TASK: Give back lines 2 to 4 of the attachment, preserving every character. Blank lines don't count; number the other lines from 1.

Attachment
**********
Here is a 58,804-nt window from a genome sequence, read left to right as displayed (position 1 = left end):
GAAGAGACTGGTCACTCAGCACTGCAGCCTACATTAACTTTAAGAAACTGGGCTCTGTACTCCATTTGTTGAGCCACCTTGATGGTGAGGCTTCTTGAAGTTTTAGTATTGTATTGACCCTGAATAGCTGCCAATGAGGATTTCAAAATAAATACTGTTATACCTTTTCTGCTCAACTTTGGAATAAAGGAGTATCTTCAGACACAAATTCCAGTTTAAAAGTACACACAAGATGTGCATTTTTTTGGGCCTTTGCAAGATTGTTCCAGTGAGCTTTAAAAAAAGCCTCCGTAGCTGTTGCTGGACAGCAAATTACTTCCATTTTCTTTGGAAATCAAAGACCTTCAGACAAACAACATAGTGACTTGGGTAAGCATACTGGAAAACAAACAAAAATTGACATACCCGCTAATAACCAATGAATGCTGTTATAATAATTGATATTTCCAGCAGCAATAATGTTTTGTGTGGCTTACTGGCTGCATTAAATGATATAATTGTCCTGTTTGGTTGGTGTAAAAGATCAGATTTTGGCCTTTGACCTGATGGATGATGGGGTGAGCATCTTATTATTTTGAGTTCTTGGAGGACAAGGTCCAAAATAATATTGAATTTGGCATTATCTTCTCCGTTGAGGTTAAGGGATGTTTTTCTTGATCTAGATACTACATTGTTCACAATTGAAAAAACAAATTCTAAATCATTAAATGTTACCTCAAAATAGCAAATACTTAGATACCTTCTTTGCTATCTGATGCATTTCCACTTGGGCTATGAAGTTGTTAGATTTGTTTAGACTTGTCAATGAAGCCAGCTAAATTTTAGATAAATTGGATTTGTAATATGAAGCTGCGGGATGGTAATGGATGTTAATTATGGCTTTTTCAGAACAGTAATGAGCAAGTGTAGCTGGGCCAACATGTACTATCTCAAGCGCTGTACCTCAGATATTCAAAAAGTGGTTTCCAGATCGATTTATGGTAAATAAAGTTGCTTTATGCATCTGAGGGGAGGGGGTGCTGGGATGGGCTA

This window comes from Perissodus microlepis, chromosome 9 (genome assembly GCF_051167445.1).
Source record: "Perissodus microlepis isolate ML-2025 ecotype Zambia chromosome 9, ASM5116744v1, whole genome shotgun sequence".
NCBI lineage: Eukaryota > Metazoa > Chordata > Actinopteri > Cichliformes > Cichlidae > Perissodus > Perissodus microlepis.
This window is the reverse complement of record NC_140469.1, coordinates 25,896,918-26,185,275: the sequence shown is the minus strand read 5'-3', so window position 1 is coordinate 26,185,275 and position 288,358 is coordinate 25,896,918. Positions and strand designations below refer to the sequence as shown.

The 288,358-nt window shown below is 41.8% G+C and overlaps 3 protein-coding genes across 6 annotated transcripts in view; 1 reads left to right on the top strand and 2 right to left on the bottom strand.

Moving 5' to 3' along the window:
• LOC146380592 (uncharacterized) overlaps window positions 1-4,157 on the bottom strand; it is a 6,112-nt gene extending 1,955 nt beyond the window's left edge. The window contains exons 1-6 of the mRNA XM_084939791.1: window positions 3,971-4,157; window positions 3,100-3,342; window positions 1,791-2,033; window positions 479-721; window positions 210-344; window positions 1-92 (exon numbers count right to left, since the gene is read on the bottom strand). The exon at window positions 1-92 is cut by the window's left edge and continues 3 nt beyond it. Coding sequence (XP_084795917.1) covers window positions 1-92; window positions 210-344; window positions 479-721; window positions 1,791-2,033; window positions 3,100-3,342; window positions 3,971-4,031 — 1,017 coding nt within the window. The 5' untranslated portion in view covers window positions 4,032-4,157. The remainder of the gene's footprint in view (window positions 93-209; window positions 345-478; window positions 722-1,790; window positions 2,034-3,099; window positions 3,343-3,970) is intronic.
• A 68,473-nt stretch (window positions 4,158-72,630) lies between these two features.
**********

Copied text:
GAAGAGACTGGTCACTCAGCACTGCAGCCTACATTAACTTTAAGAAACTGGGCTCTGTACTCCATTTGTTGAGCCACCTTGATGGTGAGGCTTCTTGAAGTTTTAGTATTGTATTGACCCTGAATAGCTGCCAATGAGGATTTCAAAATAAATACTGTTATACCTTTTCTGCTCAACTTTGGAATAAAGGAGTATCTTCAGACACAAATTCCAGTTTAAAAGTACACACAAGATGTGCATTTTTTTGGGCCTTTGCAAGATTGTTCCAGTGAGCTTTAAAAAAAGCCTCCGTAGCTGTTGCTGGACAGCAAATTACTTCCATTTTCTTTGGAAATCAAAGACCTTCAGACAAACAACATAGTGACTTGGGTAAGCATACTGGAAAACAAACAAAAATTGACATACCCGCTAATAACCAATGAATGCTGTTATAATAATTGATATTTCCAGCAGCAATAATGTTTTGTGTGGCTTACTGGCTGCATTAAATGATATAATTGTCCTGTTTGGTTGGTGTAAAAGATCAGATTTTGGCCTTTGACCTGATGGATGATGGGGTGAGCATCTTATTATTTTGAGTTCTTGGAGGACAAGGTCCAAAATAATATTGAATTTGGCATTATCTTCTCCGTTGAGGTTAAGGGATGTTTTTCTTGATCTAGATACTACATTGTTCACAATTGAAAAAACAAATTCTAAATCATTAAATGTTACCTCAAAATAGCAAATACTTAGATACCTTCTTTGCTATCTGATGCATTTCCACTTGGGCTATGAAGTTGTTAGATTTGTTTAGACTTGTCAATGAAGCCAGCTAAATTTTAGATAAATTGGATTTGTAATATGAAGCTGCGGGATGGTAATGGATGTTAATTATGGCTTTTTCAGAACAGTAATGAGCAAGTGTAGCTGGGCCAACATGTACTATCTCAAGCGCTGTACCTCAGATATTCAAAAAGTGGTTTCCAGATCGATTTATGGTAAATAAAGTTGCTTTATGCATCTGAGGGGAGGGGGTGCTGGGATGGGCTA

This window comes from Perissodus microlepis, chromosome 9 (genome assembly GCF_051167445.1).
Source record: "Perissodus microlepis isolate ML-2025 ecotype Zambia chromosome 9, ASM5116744v1, whole genome shotgun sequence".